Northern California offers breathtaking views and numerous opportunities for outdoor enthusiasts to go camping all year round. While summer is widely considered the best season to camp, some campers may prefer the solitude and serenity of the off-season.
However, it is important to note that camping in NorCal during winter can be quite chilly. The temperature drops drastically, and many campsites are closed during this time. Therefore, early summer offers the best conditions for camping, as most campsites are open, and the weather is warm enough to enjoy the outdoors and indulge in activities like swimming.
For those who are still determined to brave the winter months, it’s important to consider both the pros and cons of camping during the colder months.
Spring is a beautiful time to go camping in California, as the weather can be pleasant and refreshing. With early-season weather, there is a chance of enjoying comfortable temperatures during spring camping trips.
However, it’s essential to be aware of the elevation differences between California’s northeast corner and the coastal regions. The higher elevations may still have snow lingering in the spring, making it essential to check the weather forecast and ensure that you have the necessary gear for your trip. Despite this, camping during the spring season can be a memorable experience for outdoor enthusiasts seeking adventure in California.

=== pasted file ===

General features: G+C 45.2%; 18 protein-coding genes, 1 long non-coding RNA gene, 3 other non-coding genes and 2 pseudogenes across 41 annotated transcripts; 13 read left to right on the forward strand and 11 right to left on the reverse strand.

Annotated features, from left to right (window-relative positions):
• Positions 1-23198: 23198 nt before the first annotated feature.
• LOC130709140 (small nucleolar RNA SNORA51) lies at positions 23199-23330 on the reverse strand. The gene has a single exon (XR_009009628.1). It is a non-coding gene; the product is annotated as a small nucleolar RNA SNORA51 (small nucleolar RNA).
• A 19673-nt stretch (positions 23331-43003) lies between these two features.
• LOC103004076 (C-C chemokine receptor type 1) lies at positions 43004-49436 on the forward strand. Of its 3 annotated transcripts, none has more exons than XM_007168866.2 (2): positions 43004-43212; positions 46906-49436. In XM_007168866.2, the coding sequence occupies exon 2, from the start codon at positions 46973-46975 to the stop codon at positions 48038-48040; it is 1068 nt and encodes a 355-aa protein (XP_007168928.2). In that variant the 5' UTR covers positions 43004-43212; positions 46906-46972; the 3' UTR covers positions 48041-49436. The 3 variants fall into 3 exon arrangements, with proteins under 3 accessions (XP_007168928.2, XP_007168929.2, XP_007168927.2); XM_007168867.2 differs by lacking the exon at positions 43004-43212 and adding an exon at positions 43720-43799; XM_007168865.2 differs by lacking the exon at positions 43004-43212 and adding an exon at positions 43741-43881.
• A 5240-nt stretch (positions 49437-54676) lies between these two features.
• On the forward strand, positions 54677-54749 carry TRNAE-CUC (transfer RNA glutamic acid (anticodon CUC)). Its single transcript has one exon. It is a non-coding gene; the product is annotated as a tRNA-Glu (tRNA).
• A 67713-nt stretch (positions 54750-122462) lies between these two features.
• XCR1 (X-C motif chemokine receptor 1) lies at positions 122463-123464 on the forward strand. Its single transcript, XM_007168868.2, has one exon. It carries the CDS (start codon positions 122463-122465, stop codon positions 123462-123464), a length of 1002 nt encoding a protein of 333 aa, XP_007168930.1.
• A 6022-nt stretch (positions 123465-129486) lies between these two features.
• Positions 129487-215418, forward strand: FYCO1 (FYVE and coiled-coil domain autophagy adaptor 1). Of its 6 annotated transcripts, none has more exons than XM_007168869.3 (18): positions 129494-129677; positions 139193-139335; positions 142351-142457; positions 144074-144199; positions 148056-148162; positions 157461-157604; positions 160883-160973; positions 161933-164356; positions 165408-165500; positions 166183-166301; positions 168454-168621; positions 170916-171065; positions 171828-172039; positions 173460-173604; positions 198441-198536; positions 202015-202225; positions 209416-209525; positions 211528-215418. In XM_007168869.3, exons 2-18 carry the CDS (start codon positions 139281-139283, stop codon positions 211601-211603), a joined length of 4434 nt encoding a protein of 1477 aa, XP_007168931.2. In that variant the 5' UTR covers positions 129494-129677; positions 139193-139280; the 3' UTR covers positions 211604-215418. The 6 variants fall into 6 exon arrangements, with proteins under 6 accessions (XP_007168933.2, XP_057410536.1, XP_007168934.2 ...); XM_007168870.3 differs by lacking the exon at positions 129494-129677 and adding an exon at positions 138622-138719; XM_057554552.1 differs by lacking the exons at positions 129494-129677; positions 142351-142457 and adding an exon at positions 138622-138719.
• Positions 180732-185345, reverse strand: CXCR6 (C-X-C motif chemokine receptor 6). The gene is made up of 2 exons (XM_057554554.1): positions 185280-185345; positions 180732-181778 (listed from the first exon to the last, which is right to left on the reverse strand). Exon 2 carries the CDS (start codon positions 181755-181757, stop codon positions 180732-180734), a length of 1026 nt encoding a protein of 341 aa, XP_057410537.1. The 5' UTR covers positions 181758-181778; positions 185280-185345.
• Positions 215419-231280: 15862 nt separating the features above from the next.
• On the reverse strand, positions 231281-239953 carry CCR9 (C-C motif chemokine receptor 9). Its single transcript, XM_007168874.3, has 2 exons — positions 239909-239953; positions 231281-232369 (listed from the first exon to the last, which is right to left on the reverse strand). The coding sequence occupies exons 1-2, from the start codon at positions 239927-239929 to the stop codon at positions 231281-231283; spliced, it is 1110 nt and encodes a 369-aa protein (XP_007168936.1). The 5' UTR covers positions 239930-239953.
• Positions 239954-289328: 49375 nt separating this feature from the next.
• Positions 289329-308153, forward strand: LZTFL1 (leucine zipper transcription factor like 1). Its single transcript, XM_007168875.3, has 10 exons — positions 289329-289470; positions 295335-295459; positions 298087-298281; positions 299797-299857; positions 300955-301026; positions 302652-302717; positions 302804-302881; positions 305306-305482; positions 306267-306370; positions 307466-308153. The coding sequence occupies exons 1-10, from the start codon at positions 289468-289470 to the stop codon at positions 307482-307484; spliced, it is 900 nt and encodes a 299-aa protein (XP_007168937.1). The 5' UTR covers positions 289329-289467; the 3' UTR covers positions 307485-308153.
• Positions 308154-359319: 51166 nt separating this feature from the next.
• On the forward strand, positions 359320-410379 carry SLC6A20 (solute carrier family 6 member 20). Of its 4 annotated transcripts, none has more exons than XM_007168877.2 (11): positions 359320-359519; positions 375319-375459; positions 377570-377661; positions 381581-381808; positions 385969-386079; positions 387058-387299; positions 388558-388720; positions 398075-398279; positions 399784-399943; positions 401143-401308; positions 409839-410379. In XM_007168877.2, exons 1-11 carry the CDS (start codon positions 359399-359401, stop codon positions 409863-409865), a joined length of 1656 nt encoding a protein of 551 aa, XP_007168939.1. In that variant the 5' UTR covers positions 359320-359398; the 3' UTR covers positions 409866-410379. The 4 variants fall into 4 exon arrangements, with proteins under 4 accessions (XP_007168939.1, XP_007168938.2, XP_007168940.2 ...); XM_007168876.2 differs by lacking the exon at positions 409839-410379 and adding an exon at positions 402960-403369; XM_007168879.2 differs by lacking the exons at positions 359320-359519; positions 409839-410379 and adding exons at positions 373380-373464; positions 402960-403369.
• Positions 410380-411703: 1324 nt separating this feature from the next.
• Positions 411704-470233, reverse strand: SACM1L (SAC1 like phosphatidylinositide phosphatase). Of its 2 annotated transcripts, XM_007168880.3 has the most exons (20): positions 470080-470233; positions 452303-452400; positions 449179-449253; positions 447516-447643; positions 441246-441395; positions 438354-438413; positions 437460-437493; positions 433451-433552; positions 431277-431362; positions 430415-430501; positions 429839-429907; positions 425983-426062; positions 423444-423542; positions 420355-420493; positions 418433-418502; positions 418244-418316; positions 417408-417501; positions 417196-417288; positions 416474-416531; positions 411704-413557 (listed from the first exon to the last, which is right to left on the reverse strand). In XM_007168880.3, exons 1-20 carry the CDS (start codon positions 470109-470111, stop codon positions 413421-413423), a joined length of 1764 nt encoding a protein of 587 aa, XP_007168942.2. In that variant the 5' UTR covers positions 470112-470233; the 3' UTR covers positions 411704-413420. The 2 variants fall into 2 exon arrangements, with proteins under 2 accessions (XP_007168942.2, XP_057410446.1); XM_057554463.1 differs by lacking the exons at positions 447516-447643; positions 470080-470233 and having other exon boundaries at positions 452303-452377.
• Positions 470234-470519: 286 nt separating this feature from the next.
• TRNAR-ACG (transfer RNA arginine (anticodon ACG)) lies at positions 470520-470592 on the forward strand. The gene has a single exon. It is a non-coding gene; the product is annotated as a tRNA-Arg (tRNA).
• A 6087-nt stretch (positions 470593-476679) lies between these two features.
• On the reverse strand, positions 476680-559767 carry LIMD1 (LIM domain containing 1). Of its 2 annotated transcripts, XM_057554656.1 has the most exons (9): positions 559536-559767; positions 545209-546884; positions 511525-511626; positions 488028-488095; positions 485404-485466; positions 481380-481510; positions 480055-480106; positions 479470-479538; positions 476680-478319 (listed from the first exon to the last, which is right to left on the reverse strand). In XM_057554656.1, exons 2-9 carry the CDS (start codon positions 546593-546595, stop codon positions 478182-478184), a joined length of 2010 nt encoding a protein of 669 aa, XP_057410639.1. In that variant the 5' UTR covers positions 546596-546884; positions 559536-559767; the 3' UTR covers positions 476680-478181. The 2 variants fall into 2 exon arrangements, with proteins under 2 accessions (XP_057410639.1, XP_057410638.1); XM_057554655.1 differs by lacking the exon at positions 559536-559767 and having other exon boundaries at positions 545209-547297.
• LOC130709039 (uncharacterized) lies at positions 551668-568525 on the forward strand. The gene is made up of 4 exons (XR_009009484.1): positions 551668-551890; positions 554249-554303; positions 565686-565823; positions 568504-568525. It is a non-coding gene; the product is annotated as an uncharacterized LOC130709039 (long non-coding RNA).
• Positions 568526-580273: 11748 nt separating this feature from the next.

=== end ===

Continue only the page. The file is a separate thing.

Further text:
If you’re planning a camping trip in Northern California, early summer is the ideal season to experience the best weather. However, keep in mind that bugs will be active during this time, so it’s advisable to bring a screen house to keep them at bay. Additionally, towards the end of summer, you may have to contend with fire season. It’s worth noting that summer is also the busiest season for camping, so expect larger crowds and plan accordingly.
The autumn season is an excellent time for camping in Northern California, as it offers a peaceful retreat with fewer crowds. However, it’s important to note that fall is also peak fire season in California, which can put a damper on your plans. Unfortunately, wildfires can quickly disrupt even the most carefully planned vacations. Therefore, it’s advisable to plan cautiously during this season and consider having a backup reservation in a different region, just in case. With proper preparation and caution, you can still enjoy a memorable camping experience in NorCal during the fall season.
For those seeking solitude and peacefulness, winter is a great time to camp in Northern California as it is the quietest season. However, it’s important to note that camping during winter requires proper winter gear and that many campsites are closed during this season.
Securing a camping spot in Northern California during any season can be challenging, and it can feel like winning the lottery when you do get one. However, whether you plan to camp in summer or winter, it is crucial to always check the weather and fire conditions before setting off on your adventure.
It’s also a good idea to book campsites at least 3-6 months in advance, no matter what season you decide to camp (but especially summer).